26 U.S.C. § 274(e) (emphasis in original). Churchill Downs argues that the Gala expenses and other items at issue are exempt from § 274(a) pursuant to this section either because these events were available to the general public or because they qualify as entertainment sold to customers.
Churchill Downs does not dispute that these events were by invitation only, or that such invitations were offered only to a small number of individuals. However, it argues that amounts spent on these events meet the requirements of § 274(e)(7) because the expenditures were incurred to promote other events, the Kentucky Derby and Breeders' Cup races, which were open to the general public. We reject this argument. Regardless of whether Churchill Downs incurred these expenses in order to promote an upcoming event open to the public, the goods and services purchased with these expenditures were not "made available" to the general public, as § 274(e)(7) requires, but rather only to a few invited guests at pre- and post-race dining events and the Sport of Kings Gala.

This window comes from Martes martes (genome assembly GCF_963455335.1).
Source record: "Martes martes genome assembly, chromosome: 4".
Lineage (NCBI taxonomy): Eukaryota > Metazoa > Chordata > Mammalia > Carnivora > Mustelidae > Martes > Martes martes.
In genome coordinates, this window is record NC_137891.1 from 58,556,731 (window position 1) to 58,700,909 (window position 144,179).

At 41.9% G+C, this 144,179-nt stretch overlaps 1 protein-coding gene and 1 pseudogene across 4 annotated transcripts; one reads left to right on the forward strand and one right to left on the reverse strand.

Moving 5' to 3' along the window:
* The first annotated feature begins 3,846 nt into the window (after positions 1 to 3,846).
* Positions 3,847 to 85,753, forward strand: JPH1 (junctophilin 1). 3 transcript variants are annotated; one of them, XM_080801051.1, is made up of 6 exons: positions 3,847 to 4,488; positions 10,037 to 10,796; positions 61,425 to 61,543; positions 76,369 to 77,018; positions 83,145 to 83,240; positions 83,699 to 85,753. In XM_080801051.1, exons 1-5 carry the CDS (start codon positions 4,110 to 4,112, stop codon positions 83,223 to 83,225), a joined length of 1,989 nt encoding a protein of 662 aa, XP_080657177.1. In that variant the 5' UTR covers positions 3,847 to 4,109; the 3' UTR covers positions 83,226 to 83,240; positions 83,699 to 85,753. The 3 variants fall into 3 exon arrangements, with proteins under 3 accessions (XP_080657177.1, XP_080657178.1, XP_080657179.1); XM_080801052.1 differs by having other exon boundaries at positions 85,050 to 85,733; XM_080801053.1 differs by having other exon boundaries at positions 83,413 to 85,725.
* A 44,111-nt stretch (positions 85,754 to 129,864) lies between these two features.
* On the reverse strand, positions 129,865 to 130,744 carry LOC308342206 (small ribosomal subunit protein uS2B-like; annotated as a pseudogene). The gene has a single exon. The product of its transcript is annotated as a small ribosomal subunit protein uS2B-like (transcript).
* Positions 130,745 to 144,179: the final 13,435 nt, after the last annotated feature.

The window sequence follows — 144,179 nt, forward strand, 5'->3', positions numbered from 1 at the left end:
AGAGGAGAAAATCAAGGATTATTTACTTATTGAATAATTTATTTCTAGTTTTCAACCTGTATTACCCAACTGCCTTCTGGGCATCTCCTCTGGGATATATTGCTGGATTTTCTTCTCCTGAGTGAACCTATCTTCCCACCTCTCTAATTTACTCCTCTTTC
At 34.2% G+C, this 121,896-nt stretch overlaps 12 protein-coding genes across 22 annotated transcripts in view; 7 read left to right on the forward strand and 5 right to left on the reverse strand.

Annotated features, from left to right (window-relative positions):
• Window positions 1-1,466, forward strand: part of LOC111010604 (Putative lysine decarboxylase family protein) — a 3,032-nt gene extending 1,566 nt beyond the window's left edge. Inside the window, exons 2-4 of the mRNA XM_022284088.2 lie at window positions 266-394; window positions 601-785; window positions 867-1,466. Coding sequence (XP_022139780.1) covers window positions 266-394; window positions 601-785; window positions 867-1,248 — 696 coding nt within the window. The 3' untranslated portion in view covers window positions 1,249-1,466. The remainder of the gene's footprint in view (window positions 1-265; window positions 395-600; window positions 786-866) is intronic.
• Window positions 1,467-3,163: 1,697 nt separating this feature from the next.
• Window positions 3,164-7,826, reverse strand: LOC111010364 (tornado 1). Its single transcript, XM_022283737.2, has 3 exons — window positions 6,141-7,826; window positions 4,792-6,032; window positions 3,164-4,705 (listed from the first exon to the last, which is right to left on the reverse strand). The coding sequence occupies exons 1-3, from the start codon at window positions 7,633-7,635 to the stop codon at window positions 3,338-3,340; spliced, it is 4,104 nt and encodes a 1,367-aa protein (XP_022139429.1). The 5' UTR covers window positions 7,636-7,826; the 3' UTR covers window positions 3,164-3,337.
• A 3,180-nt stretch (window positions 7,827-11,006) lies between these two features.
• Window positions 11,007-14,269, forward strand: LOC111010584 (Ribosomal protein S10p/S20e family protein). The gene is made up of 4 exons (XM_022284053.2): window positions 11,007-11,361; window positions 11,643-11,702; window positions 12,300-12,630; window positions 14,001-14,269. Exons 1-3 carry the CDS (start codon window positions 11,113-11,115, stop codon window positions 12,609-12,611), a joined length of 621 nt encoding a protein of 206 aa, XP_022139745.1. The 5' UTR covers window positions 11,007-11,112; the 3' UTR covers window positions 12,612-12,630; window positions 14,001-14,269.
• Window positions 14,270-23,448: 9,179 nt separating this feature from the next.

Churchill Downs also relies on an Internal Revenue Service ("IRS") technical advice memorandum holding that food, beverages, lodging, and entertainment offered free by a casino to "high rollers" qualified as "items available to the public" for purposes of I.R.C. § 274(e)(7). See Tech. Advice Mem. 9641005, 1996 WL 584428 (July 27, 1996) ("TAM"). The IRS reasoned that all of the benefits provided were items the casino routinely offered to the paying public as part of its stock in trade. As such, the IRS concluded, this practice of "comping" favored customers was akin to providing free product samples, a practice Congress previously had characterized as making goods available to the general public. The agency also concluded that the fact that a customer was required to engage in some amount of gaming activity in order to receive this benefit did not prevent it from being "available to the public" for purposes of § 274(e)(7). However, the IRS concluded that "outside comps" — benefits offered to customers but produced by third parties and provided outside the taxpayer's premises — did not fall within this product sample rationale, and were not exempt under § 274(e)(7). Here Churchill Downs argues that invitations to the Sport of Kings Gala and the other non-race events were akin to the "comps" provided to favored customers at a casino.